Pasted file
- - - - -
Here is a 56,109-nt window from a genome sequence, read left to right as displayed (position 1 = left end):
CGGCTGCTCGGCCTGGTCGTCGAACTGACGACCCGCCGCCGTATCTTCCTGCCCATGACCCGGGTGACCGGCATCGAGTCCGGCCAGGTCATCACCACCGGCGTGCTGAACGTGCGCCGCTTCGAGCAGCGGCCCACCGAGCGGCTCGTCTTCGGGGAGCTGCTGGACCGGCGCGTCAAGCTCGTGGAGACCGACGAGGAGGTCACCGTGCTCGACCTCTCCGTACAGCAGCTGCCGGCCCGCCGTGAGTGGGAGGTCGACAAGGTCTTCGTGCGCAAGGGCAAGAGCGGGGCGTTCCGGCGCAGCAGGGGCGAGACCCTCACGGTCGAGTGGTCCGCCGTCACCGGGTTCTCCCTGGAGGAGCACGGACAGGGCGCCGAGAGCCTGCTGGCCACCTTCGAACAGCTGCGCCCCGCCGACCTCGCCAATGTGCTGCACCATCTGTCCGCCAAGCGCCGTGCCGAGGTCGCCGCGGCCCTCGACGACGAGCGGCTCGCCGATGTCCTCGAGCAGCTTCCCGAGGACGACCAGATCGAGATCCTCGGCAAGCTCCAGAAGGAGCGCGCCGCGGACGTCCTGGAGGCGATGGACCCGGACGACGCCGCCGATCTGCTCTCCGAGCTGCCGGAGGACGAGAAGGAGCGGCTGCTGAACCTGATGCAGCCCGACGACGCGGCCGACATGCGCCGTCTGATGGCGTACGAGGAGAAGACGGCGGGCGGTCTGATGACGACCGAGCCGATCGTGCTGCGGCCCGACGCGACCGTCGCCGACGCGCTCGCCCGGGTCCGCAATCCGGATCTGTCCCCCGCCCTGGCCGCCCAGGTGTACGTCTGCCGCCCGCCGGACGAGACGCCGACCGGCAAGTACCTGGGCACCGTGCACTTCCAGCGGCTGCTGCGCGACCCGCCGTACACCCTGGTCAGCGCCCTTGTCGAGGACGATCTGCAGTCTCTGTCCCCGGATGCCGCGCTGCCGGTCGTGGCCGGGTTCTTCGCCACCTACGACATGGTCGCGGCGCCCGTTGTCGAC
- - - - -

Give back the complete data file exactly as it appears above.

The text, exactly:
Here is a 56,109-nt window from a genome sequence, read left to right as displayed (position 1 = left end):
CGGCTGCTCGGCCTGGTCGTCGAACTGACGACCCGCCGCCGTATCTTCCTGCCCATGACCCGGGTGACCGGCATCGAGTCCGGCCAGGTCATCACCACCGGCGTGCTGAACGTGCGCCGCTTCGAGCAGCGGCCCACCGAGCGGCTCGTCTTCGGGGAGCTGCTGGACCGGCGCGTCAAGCTCGTGGAGACCGACGAGGAGGTCACCGTGCTCGACCTCTCCGTACAGCAGCTGCCGGCCCGCCGTGAGTGGGAGGTCGACAAGGTCTTCGTGCGCAAGGGCAAGAGCGGGGCGTTCCGGCGCAGCAGGGGCGAGACCCTCACGGTCGAGTGGTCCGCCGTCACCGGGTTCTCCCTGGAGGAGCACGGACAGGGCGCCGAGAGCCTGCTGGCCACCTTCGAACAGCTGCGCCCCGCCGACCTCGCCAATGTGCTGCACCATCTGTCCGCCAAGCGCCGTGCCGAGGTCGCCGCGGCCCTCGACGACGAGCGGCTCGCCGATGTCCTCGAGCAGCTTCCCGAGGACGACCAGATCGAGATCCTCGGCAAGCTCCAGAAGGAGCGCGCCGCGGACGTCCTGGAGGCGATGGACCCGGACGACGCCGCCGATCTGCTCTCCGAGCTGCCGGAGGACGAGAAGGAGCGGCTGCTGAACCTGATGCAGCCCGACGACGCGGCCGACATGCGCCGTCTGATGGCGTACGAGGAGAAGACGGCGGGCGGTCTGATGACGACCGAGCCGATCGTGCTGCGGCCCGACGCGACCGTCGCCGACGCGCTCGCCCGGGTCCGCAATCCGGATCTGTCCCCCGCCCTGGCCGCCCAGGTGTACGTCTGCCGCCCGCCGGACGAGACGCCGACCGGCAAGTACCTGGGCACCGTGCACTTCCAGCGGCTGCTGCGCGACCCGCCGTACACCCTGGTCAGCGCCCTTGTCGAGGACGATCTGCAGTCTCTGTCCCCGGATGCCGCGCTGCCGGTCGTGGCCGGGTTCTTCGCCACCTACGACATGGTCGCGGCGCCCGTTGTCGAC